Apocalypse Now

Apocalypse Now

By Amitav Ghosh | | 27 August, 2016
In his latest book, bestselling author Amitav Ghosh grapples with a subject that’s long been considered off-limits for literary writers: climate change. The Great Derangement, published in India by Penguin Random House, explores how the damages we have wrought upon the environment, unthinkingly and for centuries, are now coming back to haunt us. In the extract presented below, the writer sets the scene, using personal stories, for an epic narrative.

Who can forget those moments when something that seems inanimate turns out to be vitally, even dangerously alive? As, for example, when an arabesque in the pattern of a carpet is revealed to be a dog’s tail, which, if stepped upon, could lead to a nipped ankle? Or when we reach for an innocent-looking vine and find it to be a worm or a snake? When a harmlessly drifting log turns out to be a crocodile? 

It was a shock of this kind, I imagine, that the makers of The Empire Strikes Back had in mind when they conceived of the scene in which Han Solo lands the Millennium Falcon on what he takes to be an asteroid—only to discover that he has entered the gullet of a sleeping space monster.

To recall that memorable scene now, more than thirty-five years after the making of the film, is to recognize its impossibility. For if ever there were a Han Solo, in the near or distant future, his assumptions about interplanetary objects are certain to be very different from those that prevailed in California at the time when the film was made. The humans of the future will surely understand, knowing what they presumably will know about the history of their forebears on earth, that only in one, very brief era, lasting less than three centuries, did a significant number of their kind believe that planets and asteroids are inert.


My ancestors were ecological refugees long before the term was invented. 

They were from what is now Bangladesh, and their village was on the shore of the Padma River, one of the mightiest waterways in the land. The story, as my father told it, was this: one day in the mid-1850s the great river suddenly changed course, drowning the village; only a few of the inhabitants managed to escape to higher ground. It was this catastrophe that had unmoored our forebears; in its wake they began to move westward and did not stop until the year 1856, when they settled once again on the banks of a river, the Ganges, in Bihar.

I first heard this story on a nostalgic family trip, as we were journeying down the Padma River in a steamboat. I was a child then, and as I looked into those swirling waters I imagined a great storm, with coconut palms bending over backward until their fronds lashed the ground; I envisioned women and children racing through howling winds as the waters rose behind them. I thought of my ancestors sitting huddled on an outcrop, looking on as their dwellings were washed away.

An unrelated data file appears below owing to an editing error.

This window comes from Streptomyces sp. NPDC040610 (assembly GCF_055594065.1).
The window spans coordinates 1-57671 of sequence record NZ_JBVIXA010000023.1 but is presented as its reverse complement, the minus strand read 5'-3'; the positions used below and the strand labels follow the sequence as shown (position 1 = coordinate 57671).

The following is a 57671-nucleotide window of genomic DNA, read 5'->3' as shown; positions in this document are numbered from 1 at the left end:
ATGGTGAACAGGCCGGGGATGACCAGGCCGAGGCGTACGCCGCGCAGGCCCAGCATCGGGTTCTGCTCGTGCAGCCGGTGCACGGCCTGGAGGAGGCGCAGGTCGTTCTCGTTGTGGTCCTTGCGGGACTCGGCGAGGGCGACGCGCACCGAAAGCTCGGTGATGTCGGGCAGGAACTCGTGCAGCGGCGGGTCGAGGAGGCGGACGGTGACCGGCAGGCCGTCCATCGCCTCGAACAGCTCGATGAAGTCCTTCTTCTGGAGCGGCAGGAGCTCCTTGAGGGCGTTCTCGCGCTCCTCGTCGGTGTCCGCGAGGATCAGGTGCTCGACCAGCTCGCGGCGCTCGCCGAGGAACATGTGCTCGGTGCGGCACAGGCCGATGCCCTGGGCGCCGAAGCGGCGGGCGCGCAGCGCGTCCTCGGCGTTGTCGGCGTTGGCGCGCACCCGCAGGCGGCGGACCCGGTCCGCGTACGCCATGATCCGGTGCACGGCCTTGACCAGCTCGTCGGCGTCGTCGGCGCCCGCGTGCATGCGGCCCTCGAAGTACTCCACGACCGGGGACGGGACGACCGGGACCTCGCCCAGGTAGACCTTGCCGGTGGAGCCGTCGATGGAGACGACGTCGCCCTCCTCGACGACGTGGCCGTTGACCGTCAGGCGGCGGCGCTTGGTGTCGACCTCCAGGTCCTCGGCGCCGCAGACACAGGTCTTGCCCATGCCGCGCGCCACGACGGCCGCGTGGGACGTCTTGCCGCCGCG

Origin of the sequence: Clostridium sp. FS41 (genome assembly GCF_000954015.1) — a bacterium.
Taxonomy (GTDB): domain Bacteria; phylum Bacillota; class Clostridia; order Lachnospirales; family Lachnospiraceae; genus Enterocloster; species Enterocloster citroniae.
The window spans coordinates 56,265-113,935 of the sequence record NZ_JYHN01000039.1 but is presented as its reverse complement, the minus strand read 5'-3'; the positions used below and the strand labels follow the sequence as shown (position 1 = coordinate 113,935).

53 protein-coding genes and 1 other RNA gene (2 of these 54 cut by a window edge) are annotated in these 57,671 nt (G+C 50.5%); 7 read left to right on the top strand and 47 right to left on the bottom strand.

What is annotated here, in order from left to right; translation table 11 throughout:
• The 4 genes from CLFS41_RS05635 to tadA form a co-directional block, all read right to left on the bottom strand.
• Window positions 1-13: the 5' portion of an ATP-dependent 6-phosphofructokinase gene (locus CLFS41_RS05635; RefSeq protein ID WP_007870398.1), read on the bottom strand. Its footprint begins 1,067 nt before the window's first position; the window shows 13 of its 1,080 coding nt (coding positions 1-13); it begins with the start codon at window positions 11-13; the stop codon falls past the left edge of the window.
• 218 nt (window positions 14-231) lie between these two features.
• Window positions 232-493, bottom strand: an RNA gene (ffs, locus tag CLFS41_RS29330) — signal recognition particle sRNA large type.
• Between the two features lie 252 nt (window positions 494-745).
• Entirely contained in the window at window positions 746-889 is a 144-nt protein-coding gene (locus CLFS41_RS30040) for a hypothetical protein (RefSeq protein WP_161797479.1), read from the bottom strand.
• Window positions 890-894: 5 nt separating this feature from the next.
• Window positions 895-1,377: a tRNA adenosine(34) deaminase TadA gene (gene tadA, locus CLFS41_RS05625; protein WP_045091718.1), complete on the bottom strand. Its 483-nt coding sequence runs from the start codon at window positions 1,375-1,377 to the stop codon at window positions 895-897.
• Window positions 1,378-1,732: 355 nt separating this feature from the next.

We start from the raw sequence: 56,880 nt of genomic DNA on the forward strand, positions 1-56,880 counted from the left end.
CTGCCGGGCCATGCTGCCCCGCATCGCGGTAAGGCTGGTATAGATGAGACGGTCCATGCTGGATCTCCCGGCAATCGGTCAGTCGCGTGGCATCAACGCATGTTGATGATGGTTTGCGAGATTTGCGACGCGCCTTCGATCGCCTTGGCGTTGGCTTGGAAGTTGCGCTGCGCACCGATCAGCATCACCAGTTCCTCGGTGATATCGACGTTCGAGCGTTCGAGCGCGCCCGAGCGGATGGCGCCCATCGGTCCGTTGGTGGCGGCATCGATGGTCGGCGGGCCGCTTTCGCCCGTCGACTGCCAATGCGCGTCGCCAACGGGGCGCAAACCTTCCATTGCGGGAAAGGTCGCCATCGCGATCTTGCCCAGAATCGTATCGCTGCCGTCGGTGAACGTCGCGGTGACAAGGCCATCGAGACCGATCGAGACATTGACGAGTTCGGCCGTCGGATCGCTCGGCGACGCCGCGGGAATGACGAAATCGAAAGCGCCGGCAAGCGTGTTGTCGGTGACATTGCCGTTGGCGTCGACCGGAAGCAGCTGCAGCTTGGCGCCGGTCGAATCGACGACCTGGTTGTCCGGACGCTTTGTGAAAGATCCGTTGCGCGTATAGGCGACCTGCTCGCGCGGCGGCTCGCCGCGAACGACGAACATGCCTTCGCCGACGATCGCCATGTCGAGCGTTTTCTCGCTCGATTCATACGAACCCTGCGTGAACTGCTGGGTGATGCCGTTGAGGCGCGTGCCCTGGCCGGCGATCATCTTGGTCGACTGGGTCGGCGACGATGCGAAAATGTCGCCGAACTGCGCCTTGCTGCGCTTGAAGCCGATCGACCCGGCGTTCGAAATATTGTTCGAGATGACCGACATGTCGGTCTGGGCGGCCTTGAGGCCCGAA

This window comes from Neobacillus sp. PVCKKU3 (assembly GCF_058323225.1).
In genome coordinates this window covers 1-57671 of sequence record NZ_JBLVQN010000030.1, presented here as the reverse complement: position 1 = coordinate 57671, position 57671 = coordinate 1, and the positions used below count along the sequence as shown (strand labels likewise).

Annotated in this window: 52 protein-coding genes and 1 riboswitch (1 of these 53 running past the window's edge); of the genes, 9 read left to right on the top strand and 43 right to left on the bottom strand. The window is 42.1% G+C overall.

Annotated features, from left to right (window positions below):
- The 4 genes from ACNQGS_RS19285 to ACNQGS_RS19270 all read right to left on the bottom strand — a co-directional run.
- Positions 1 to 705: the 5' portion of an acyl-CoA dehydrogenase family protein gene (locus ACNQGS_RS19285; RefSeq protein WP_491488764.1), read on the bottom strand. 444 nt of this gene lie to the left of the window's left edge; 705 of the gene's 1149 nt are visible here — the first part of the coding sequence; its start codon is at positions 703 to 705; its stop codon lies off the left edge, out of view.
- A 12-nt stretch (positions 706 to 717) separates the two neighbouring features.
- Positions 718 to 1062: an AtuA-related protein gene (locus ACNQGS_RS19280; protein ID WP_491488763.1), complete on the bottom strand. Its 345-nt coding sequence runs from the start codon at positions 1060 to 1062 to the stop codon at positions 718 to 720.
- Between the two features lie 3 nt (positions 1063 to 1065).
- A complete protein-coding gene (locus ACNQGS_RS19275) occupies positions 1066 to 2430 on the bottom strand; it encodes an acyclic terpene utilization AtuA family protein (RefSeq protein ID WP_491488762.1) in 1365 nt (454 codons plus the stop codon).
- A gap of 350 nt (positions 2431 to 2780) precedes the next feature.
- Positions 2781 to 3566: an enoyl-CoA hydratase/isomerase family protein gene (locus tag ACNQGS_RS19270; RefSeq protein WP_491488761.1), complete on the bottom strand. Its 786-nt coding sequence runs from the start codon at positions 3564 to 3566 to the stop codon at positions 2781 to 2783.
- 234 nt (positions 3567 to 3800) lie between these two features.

To this day, when I think of the circumstances that have shaped my life, I remember the elemental force that untethered my ancestors from their homeland and launched them on the series of journeys that preceded, and made possible, my own travels. When I look into my past the river seems to meet my eyes, staring back, as if to ask, Do you recognize me, wherever you are?

Recognition is famously a passage from ignorance to knowledge. To recognize, then, is not the same as an initial introduction. Nor does recognition require an exchange of words: more often than not we recognize mutely. And to recognize is by no means to understand that which meets the eye; comprehension need play no part in a moment of recognition.

The most important element of the word recognition thus lies in its first syllable, which harks back to something prior, an already existing awareness that makes possible the passage from ignorance to knowledge: a moment of recognition occurs when a prior awareness flashes before us, effecting an instant change in our understanding of that which is beheld. Yet this flash cannot appear spontaneously; it cannot disclose itself except in the presence of its lost other. The knowledge that results from recognition, then, is not of the same kind as the discovery of something new: it arises rather from a renewed reckoning with a potentiality that lies within oneself.

My ancestors were ecological refugees long before the term was invented. They were from what is now Bangladesh, and their village was on the shore of the Padma River, one of the mightiest waterways in the land.